1. Why do you want to work in this industry?
“I love to shop. Even as a kid, I spent hours flipping through catalogues.”
Don’t just say you like it. Anyone can do that. Focus instead on your history with that
particular industry, and if you can, tell a success story.
“I’ve always loved shopping, but my interest in retail marketing really started when I worked at a neighborhood
boutique. I knew our clothes were amazing, but that we weren’t marketing them properly. So I worked with
management to come up with a marketing strategy that increased our sales by 25% in a year. It was great to be able
to contribute positively to an industry I feel so passionate about, and to help promote a product I really believed in.”
2. Tell us about yourself.
“I graduated four years ago from the University of Michigan, with a Bachelor’s in Biology – but I decided that
wasn’t the right path for me. So I switched gears and got my first job, working in sales for a startup. Then I went on
to work in marketing for a law firm. After that, I took a few months off to travel. Finally, I came back and worked in
marketing again. And now, here I am, looking for a more challenging marketing role.”
Instead of giving a chronological work history, focus on your strengths and how they
pertain to the role. If possible, illustrate with examples.
“I’m really energetic, and a great communicator. Working in sales for two years helped me build confidence, and
taught me the importance of customer loyalty. I’ve also got a track record of success. In my last role, I launched a
company newsletter, which helped us build on our existing relationships and create new ones. Because of this, we
ended up seeing a revenue increase of 10% over two years. I’m also really interested in how companies can use web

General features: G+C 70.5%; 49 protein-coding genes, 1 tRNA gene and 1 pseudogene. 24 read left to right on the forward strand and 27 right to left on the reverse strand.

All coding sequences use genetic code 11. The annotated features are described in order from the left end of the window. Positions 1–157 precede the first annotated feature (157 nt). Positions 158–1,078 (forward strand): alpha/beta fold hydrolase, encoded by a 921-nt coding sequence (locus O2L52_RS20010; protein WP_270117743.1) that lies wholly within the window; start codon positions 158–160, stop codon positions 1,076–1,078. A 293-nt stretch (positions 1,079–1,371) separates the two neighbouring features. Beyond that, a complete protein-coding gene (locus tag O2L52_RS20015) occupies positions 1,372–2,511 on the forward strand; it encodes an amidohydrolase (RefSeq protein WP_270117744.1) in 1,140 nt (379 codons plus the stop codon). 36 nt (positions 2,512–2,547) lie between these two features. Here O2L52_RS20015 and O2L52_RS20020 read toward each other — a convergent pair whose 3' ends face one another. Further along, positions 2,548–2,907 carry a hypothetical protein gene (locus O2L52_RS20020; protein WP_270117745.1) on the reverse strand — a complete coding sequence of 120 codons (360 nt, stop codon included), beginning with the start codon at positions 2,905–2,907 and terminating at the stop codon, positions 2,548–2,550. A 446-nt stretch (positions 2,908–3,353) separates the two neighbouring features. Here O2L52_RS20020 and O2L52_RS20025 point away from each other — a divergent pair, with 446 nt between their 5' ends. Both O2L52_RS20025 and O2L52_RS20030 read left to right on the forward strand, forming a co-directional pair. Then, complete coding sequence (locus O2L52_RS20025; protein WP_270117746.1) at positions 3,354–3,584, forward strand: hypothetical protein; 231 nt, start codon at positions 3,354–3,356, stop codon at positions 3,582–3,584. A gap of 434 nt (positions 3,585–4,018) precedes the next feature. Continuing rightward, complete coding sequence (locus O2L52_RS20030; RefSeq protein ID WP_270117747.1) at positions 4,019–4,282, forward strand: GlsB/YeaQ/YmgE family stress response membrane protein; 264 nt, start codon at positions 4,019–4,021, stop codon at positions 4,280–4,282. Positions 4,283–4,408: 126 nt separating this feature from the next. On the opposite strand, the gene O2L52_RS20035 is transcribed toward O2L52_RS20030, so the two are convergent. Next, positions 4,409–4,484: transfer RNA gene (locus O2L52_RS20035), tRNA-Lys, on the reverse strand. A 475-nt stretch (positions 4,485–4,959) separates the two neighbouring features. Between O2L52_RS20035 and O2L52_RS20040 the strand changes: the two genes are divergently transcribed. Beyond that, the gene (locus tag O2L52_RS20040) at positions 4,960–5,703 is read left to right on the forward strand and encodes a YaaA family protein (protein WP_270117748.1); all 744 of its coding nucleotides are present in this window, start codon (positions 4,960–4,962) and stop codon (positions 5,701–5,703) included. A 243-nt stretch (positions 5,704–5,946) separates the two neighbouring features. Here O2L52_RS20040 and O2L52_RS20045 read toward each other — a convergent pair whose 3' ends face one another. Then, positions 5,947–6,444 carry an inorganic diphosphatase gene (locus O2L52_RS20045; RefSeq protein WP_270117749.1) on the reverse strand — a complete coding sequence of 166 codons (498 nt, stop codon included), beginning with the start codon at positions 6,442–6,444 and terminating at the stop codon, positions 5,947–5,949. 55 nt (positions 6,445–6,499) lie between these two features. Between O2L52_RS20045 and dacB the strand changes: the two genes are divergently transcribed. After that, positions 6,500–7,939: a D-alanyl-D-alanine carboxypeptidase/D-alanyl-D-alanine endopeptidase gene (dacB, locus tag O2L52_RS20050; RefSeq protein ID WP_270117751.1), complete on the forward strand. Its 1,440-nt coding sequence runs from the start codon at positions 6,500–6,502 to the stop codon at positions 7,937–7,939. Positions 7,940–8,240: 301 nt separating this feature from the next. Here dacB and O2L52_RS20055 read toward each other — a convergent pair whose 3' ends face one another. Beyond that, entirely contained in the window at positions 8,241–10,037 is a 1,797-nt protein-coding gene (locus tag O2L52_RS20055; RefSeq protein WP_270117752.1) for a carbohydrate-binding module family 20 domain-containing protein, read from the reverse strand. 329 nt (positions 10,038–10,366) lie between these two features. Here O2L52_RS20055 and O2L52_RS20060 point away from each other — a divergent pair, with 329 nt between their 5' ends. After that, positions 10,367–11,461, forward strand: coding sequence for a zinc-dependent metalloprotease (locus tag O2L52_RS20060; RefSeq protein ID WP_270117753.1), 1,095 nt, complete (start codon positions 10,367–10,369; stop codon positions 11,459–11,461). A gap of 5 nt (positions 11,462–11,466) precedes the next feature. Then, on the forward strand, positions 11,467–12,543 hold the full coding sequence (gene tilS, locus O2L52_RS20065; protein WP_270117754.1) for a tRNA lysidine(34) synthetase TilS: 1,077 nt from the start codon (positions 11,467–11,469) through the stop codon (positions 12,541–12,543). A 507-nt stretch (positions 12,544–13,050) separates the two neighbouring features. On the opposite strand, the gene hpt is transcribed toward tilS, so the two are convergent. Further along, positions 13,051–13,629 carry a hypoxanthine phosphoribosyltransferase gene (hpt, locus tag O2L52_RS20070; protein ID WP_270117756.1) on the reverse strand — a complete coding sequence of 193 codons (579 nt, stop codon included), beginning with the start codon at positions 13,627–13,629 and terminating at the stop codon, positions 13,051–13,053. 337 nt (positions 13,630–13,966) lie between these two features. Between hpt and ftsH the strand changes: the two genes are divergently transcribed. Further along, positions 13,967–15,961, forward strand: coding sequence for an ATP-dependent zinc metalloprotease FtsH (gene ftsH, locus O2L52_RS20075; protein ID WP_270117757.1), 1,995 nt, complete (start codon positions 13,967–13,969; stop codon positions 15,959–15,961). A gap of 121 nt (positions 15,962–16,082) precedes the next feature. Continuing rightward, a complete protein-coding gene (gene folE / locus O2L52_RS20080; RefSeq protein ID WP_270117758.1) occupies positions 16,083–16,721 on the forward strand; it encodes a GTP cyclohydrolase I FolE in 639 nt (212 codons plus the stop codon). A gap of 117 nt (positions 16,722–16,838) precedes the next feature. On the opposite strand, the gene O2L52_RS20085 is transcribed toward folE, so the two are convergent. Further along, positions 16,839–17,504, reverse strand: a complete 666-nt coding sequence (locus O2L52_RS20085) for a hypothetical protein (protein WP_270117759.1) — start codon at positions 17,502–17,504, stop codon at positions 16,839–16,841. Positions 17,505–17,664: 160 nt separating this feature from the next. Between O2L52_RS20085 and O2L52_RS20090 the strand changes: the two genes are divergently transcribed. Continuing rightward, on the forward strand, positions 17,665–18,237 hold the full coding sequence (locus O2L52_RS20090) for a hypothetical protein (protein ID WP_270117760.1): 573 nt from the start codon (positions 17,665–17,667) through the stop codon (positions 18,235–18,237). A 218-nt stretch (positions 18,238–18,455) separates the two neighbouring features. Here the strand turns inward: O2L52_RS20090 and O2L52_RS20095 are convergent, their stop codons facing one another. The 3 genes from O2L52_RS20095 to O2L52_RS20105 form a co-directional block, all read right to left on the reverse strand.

tools to better market themselves, and would be committed to building on your existing platform.”
3. What do you think of your previous boss?
“He was completely incompetent, and a nightmare to work with, which is why I’ve moved on”
Remember: if you get the job, the person interviewing you will some day be your previous boss. The last thing they want is to hire someone who they know is going to badmouth them some day. Instead of trashing your former employer, stay positive, and focus on what you learned from him (no matter how awful he really was).
“My last boss taught me the importance of time management – he didn’t pull any punches, and was extremely
deadline-driven. His no-nonsense attitude pushed me to work harder, and to meet deadlines I never even thought
4. Why are you leaving your current role?
“I can’t stand my boss, or the work I’m doing.”
Again, stay away from badmouthing your job or employer. Focus on the positive.
“I’ve learned a lot from my current role, but now I’m looking for a new challenge, to broaden my horizons and to
gain a new skill-set – all of which, I see the potential for in this job.”
5. Where do you see yourself in five years?
“Relaxing on a beach in Maui,” or “Doing your job.”
There’s really no right answer to this question, but the interviewer wants to know that you’re ambitious, career-oriented, and committed to a future with the company. So instead of sharing your dream for early retirement, or trying to be funny, give them an answer that illustrates your drive and commitment.
“In five years I’d like to have an even better understanding of this industry. Also, I really love working with people.
Ultimately, I’d like to be in some type of managerial role at this company, where I can use my people skills and
industry knowledge to benefit the people working for me, and the company as a whole.”
6. What’s your greatest weakness?
“I work too hard,” or for the comedian, “Blondes.”
This question is a great opportunity to put a positive spin on something negative, but you don’t want your answer to be cliché – joking or not. Instead, try to use a real example of a weakness you have learned to overcome.